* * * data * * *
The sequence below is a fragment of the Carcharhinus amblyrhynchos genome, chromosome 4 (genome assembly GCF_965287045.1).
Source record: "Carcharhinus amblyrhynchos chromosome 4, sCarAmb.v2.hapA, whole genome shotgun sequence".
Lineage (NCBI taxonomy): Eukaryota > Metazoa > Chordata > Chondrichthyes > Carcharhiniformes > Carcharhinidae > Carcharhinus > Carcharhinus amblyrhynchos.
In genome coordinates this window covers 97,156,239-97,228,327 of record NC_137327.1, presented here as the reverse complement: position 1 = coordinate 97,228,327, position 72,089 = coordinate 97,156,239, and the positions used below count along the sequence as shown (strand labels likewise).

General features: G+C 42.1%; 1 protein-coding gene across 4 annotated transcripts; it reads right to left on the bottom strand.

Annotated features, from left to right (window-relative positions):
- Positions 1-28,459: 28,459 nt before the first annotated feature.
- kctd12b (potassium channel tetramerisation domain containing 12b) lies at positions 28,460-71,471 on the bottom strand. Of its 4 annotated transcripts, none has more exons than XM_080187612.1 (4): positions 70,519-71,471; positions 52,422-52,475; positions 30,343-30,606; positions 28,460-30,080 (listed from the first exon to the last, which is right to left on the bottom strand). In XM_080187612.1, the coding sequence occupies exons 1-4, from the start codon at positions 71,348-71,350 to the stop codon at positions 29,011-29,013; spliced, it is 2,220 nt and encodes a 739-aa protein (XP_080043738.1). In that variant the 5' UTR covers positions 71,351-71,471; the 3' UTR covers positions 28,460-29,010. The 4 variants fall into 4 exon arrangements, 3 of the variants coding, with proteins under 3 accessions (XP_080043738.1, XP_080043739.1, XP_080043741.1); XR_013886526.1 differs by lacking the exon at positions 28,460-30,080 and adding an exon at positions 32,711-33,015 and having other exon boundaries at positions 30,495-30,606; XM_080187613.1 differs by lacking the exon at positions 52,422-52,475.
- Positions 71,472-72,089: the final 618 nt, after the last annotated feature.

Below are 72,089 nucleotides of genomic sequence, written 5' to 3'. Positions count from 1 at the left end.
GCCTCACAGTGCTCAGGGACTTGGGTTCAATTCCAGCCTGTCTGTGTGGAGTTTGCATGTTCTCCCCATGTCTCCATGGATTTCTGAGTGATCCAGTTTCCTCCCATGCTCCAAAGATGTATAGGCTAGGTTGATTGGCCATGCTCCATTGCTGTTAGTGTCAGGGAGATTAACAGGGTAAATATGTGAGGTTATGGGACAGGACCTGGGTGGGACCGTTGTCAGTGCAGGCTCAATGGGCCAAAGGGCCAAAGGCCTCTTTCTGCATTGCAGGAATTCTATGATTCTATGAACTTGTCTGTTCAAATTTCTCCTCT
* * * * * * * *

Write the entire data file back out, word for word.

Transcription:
The sequence below is a fragment of the Carcharhinus amblyrhynchos genome, chromosome 4 (genome assembly GCF_965287045.1).
Source record: "Carcharhinus amblyrhynchos chromosome 4, sCarAmb.v2.hapA, whole genome shotgun sequence".
Lineage (NCBI taxonomy): Eukaryota > Metazoa > Chordata > Chondrichthyes > Carcharhiniformes > Carcharhinidae > Carcharhinus > Carcharhinus amblyrhynchos.
In genome coordinates this window covers 97,156,239-97,228,327 of record NC_137327.1, presented here as the reverse complement: position 1 = coordinate 97,228,327, position 72,089 = coordinate 97,156,239, and the positions used below count along the sequence as shown (strand labels likewise).

General features: G+C 42.1%; 1 protein-coding gene across 4 annotated transcripts; it reads right to left on the bottom strand.

Annotated features, from left to right (window-relative positions):
- Positions 1-28,459: 28,459 nt before the first annotated feature.
- kctd12b (potassium channel tetramerisation domain containing 12b) lies at positions 28,460-71,471 on the bottom strand. Of its 4 annotated transcripts, none has more exons than XM_080187612.1 (4): positions 70,519-71,471; positions 52,422-52,475; positions 30,343-30,606; positions 28,460-30,080 (listed from the first exon to the last, which is right to left on the bottom strand). In XM_080187612.1, the coding sequence occupies exons 1-4, from the start codon at positions 71,348-71,350 to the stop codon at positions 29,011-29,013; spliced, it is 2,220 nt and encodes a 739-aa protein (XP_080043738.1). In that variant the 5' UTR covers positions 71,351-71,471; the 3' UTR covers positions 28,460-29,010. The 4 variants fall into 4 exon arrangements, 3 of the variants coding, with proteins under 3 accessions (XP_080043738.1, XP_080043739.1, XP_080043741.1); XR_013886526.1 differs by lacking the exon at positions 28,460-30,080 and adding an exon at positions 32,711-33,015 and having other exon boundaries at positions 30,495-30,606; XM_080187613.1 differs by lacking the exon at positions 52,422-52,475.
- Positions 71,472-72,089: the final 618 nt, after the last annotated feature.

Below are 72,089 nucleotides of genomic sequence, written 5' to 3'. Positions count from 1 at the left end.
GCCTCACAGTGCTCAGGGACTTGGGTTCAATTCCAGCCTGTCTGTGTGGAGTTTGCATGTTCTCCCCATGTCTCCATGGATTTCTGAGTGATCCAGTTTCCTCCCATGCTCCAAAGATGTATAGGCTAGGTTGATTGGCCATGCTCCATTGCTGTTAGTGTCAGGGAGATTAACAGGGTAAATATGTGAGGTTATGGGACAGGACCTGGGTGGGACCGTTGTCAGTGCAGGCTCAATGGGCCAAAGGGCCAAAGGCCTCTTTCTGCATTGCAGGAATTCTATGATTCTATGAACTTGTCTGTTCAAATTTCTCCTCT